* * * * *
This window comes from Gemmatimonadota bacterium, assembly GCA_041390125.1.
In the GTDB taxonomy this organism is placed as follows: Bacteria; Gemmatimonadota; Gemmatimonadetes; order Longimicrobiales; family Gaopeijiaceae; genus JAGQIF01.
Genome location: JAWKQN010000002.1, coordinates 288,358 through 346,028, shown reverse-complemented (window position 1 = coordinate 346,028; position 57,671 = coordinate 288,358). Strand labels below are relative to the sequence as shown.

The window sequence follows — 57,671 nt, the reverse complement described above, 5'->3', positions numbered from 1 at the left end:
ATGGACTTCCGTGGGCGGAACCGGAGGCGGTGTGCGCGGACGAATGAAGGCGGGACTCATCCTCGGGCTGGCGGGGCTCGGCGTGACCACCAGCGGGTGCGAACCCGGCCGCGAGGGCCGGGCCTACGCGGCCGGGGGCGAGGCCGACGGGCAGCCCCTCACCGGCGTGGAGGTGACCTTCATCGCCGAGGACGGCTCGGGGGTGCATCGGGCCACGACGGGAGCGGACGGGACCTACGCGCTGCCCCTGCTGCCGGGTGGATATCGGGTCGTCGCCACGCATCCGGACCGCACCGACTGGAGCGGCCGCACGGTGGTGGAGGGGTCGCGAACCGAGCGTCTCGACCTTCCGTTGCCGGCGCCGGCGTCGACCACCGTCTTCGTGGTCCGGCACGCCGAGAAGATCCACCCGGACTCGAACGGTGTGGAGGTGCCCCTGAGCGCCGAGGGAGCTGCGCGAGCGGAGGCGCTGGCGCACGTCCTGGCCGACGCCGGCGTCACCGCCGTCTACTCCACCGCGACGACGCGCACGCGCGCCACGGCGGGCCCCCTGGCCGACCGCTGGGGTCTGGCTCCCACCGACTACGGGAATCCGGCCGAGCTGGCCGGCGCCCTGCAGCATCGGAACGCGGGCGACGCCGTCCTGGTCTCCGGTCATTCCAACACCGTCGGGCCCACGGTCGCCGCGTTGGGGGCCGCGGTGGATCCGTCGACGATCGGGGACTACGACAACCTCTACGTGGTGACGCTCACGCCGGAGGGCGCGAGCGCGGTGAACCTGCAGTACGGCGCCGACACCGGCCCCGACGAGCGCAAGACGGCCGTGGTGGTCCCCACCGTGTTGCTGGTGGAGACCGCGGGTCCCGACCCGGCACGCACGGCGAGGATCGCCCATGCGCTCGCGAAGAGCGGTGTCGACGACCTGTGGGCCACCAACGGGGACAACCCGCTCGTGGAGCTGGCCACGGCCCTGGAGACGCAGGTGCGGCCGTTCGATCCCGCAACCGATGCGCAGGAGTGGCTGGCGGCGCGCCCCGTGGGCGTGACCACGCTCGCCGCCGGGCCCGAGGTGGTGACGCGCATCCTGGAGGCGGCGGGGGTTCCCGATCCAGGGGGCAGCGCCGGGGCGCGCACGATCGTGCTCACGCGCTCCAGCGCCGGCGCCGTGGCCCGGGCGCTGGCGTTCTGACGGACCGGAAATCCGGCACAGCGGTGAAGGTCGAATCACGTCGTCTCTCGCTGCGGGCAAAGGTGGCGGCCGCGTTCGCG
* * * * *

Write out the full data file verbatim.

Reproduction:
This window comes from Gemmatimonadota bacterium, assembly GCA_041390125.1.
In the GTDB taxonomy this organism is placed as follows: Bacteria; Gemmatimonadota; Gemmatimonadetes; order Longimicrobiales; family Gaopeijiaceae; genus JAGQIF01.
Genome location: JAWKQN010000002.1, coordinates 288,358 through 346,028, shown reverse-complemented (window position 1 = coordinate 346,028; position 57,671 = coordinate 288,358). Strand labels below are relative to the sequence as shown.

The window sequence follows — 57,671 nt, the reverse complement described above, 5'->3', positions numbered from 1 at the left end:
ATGGACTTCCGTGGGCGGAACCGGAGGCGGTGTGCGCGGACGAATGAAGGCGGGACTCATCCTCGGGCTGGCGGGGCTCGGCGTGACCACCAGCGGGTGCGAACCCGGCCGCGAGGGCCGGGCCTACGCGGCCGGGGGCGAGGCCGACGGGCAGCCCCTCACCGGCGTGGAGGTGACCTTCATCGCCGAGGACGGCTCGGGGGTGCATCGGGCCACGACGGGAGCGGACGGGACCTACGCGCTGCCCCTGCTGCCGGGTGGATATCGGGTCGTCGCCACGCATCCGGACCGCACCGACTGGAGCGGCCGCACGGTGGTGGAGGGGTCGCGAACCGAGCGTCTCGACCTTCCGTTGCCGGCGCCGGCGTCGACCACCGTCTTCGTGGTCCGGCACGCCGAGAAGATCCACCCGGACTCGAACGGTGTGGAGGTGCCCCTGAGCGCCGAGGGAGCTGCGCGAGCGGAGGCGCTGGCGCACGTCCTGGCCGACGCCGGCGTCACCGCCGTCTACTCCACCGCGACGACGCGCACGCGCGCCACGGCGGGCCCCCTGGCCGACCGCTGGGGTCTGGCTCCCACCGACTACGGGAATCCGGCCGAGCTGGCCGGCGCCCTGCAGCATCGGAACGCGGGCGACGCCGTCCTGGTCTCCGGTCATTCCAACACCGTCGGGCCCACGGTCGCCGCGTTGGGGGCCGCGGTGGATCCGTCGACGATCGGGGACTACGACAACCTCTACGTGGTGACGCTCACGCCGGAGGGCGCGAGCGCGGTGAACCTGCAGTACGGCGCCGACACCGGCCCCGACGAGCGCAAGACGGCCGTGGTGGTCCCCACCGTGTTGCTGGTGGAGACCGCGGGTCCCGACCCGGCACGCACGGCGAGGATCGCCCATGCGCTCGCGAAGAGCGGTGTCGACGACCTGTGGGCCACCAACGGGGACAACCCGCTCGTGGAGCTGGCCACGGCCCTGGAGACGCAGGTGCGGCCGTTCGATCCCGCAACCGATGCGCAGGAGTGGCTGGCGGCGCGCCCCGTGGGCGTGACCACGCTCGCCGCCGGGCCCGAGGTGGTGACGCGCATCCTGGAGGCGGCGGGGGTTCCCGATCCAGGGGGCAGCGCCGGGGCGCGCACGATCGTGCTCACGCGCTCCAGCGCCGGCGCCGTGGCCCGGGCGCTGGCGTTCTGACGGACCGGAAATCCGGCACAGCGGTGAAGGTCGAATCACGTCGTCTCTCGCTGCGGGCAAAGGTGGCGGCCGCGTTCGCG